Refiguring the Future
Feb
8
to Mar 31

Refiguring the Future

Refiguring the Future
February 9—March 31, 2019
205 Hudson Gallery, Hunter College Art Galleries
New York, NY 10013

Opening Reception: February 8th, 6-8pm 
During the opening reception, artists Bararak adé Soleil and Lauren McCarthy will be activating their work. American Sign Language interpretation will be provided at the opening.

Conference: February 9-10, 2019
February 9th, 2018
10am – 6pm
Kaye Playhouse at Hunter College
695 Park Ave, New York, NY 10065

February 10th, 2018
12pm – 6pm
Knockdown Center 
52-19 Flushing Ave, Maspeth, NY 11378

Refiguring the Future is organized by Eyebeam and REFRESH in collaboration with the Hunter College Art Galleries.

Curated by REFRESH collective members Heather Dewey-Hagborg and Dorothy R. Santos, the exhibition title is inspired by artist Morehshin Allahyari’s work defining a concept of “refiguring” as a feminist, de-colonial, and activist practice. Informed by the punk ethos of do-it-yourself (DIY), the 18 artists featured in Refiguring the Future deeply mine the historical and cultural roots of our time, pull apart the artifice of contemporary technology, and sift through the pieces to forge new visions of what could become. 

The exhibition will present 11 new works alongside re-presented immersive works by feminist, queer, decolonial, anti-racist, and anti-ableist artists concerned with our technological and political moment including: Barak adé Soleil, Morehshin Allahyari, Lee Blalock, Zach Blas*, micha cárdenas* and Abraham Avnisan, In Her Interior (Virginia Barratt and Francesca da Rimini)*, Mary Maggic, Lauren McCarthy, shawné michaelain holloway*, Claire and Martha Pentecost, Sonya Rapoport, Sputniko! and Tomomi Nishizawa, Stephanie Syjuco, and Pinar Yoldas*. 

*Denotes participation in conference.

SUPPORT 
Refiguring the Future is supported by grants from the Open Society Foundations and John D. and Catherine T. MacArthur Foundation as part of NetGain. This partnership is a philanthropic collaboration seeking to advance the public interest in the digital age.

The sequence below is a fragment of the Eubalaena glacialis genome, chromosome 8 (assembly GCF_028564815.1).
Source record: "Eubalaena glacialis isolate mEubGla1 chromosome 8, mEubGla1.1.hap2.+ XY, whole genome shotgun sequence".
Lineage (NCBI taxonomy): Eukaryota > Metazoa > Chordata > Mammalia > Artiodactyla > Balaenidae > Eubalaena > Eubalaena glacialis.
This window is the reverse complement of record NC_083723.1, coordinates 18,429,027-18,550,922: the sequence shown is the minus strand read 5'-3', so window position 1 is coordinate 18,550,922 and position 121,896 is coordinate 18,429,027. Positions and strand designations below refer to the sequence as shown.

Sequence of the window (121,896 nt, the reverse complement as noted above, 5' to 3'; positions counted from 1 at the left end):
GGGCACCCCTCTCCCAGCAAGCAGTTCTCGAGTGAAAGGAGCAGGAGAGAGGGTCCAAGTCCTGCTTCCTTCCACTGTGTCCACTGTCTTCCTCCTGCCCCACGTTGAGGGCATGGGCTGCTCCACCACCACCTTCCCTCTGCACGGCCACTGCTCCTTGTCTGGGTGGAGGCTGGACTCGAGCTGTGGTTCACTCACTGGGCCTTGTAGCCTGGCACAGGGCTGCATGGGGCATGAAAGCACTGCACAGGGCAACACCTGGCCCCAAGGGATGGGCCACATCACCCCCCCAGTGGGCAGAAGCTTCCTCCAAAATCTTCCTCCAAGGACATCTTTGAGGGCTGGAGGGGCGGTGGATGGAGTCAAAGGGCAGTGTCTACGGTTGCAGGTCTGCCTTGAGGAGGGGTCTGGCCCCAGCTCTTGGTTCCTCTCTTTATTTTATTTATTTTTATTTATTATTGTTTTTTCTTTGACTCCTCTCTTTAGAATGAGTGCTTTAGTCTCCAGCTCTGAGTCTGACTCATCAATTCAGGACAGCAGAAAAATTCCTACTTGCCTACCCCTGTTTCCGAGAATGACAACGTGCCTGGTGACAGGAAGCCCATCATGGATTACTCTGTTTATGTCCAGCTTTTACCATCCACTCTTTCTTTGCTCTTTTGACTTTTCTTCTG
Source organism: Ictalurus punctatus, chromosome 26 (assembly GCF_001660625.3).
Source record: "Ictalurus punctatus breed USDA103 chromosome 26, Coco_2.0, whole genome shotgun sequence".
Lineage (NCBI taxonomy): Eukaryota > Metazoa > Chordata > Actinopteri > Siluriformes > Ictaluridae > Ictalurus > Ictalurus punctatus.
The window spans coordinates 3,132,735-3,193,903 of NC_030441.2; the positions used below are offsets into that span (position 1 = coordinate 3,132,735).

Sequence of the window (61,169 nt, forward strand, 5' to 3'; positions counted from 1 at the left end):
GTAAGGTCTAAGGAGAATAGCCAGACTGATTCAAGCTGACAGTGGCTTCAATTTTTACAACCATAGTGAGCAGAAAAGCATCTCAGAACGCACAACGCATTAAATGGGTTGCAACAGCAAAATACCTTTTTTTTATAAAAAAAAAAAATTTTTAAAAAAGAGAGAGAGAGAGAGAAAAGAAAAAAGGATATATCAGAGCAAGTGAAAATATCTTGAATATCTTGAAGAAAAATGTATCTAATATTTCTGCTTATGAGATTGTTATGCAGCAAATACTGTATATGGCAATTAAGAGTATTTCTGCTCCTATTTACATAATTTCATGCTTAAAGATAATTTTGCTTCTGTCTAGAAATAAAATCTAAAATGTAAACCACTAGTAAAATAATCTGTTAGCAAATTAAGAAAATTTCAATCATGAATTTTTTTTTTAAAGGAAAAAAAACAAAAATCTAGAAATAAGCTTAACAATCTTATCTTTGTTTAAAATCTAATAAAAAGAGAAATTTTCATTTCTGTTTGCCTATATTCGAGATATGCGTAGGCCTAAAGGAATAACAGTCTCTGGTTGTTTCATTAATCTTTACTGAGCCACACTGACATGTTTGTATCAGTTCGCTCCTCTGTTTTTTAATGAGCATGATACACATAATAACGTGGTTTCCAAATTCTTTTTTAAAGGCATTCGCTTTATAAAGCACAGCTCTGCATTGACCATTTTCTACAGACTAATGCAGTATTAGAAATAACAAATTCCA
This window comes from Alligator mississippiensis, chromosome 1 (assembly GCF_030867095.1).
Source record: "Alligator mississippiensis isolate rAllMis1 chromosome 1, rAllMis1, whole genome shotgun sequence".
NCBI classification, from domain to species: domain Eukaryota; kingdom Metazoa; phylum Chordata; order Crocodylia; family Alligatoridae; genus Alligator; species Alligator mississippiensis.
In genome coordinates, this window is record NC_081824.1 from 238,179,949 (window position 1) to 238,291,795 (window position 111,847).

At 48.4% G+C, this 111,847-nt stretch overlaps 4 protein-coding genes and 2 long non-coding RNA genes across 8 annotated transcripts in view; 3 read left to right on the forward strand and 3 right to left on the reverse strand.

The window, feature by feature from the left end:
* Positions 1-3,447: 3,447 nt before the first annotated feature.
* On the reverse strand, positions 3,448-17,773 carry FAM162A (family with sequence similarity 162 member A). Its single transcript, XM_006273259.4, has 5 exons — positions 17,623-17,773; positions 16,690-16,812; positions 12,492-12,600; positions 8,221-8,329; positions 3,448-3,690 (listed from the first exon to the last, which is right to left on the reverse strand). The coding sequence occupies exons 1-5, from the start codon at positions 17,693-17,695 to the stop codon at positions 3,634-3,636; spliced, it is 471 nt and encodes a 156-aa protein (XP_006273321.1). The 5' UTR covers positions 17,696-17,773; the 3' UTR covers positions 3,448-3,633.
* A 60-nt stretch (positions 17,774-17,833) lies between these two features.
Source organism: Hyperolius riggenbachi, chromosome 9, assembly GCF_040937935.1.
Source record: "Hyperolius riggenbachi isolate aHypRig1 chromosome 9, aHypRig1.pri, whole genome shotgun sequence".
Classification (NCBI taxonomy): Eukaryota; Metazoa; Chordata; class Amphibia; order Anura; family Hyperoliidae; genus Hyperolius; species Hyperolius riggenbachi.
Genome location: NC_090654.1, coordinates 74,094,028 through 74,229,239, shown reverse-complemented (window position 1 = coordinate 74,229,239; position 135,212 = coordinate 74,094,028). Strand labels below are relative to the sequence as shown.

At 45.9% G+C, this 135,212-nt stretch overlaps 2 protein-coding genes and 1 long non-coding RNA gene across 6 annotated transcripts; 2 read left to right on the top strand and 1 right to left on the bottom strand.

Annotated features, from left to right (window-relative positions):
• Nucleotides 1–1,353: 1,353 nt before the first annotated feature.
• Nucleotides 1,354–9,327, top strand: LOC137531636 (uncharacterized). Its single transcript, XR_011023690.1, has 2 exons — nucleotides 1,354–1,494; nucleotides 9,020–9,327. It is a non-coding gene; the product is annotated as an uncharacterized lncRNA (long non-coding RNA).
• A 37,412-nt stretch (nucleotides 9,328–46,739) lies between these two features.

Additional support for the presentation of Refiguring the Future at the Hunter College Art Galleries is made possible by the David Bershad Family Foundation, the Susan V. Bershad Charitable Fund, Inc., Carol and Arthur Goldberg, Agnes Gund, Joan Lazarus, and the Hunter College Foundation.

VENUE ACCESSIBILITY

205 Hudson is an accessible space. The entrance and lobby is on the ground floor at 205 Hudson at Watts St.  The mezzanine level is accessible via a wheelchair lift. Restrooms are located on the ground floor and are wheelchair accessible. 

Kaye Playhouse is an accessible venue. The conference entrance and lobby are located at 68th Street, between Park and Lexington, on the north side of the street, through the courtyard. Accessible entrance is available by ramp on the left side of the courtyard. Restrooms are located on the ground floor and are wheelchair accessible.

The Knockdown Center is an accessible venue. The conference entrance is located on 52-19 Flushing Ave at 54th St through a parking lot. The accessible entrance is available by ramp in front of the building. Restrooms are located on the ground floor lobby area and are wheelchair accessible.

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Performance: shawné michaelain holloway
Mar
28
7:00 PM19:00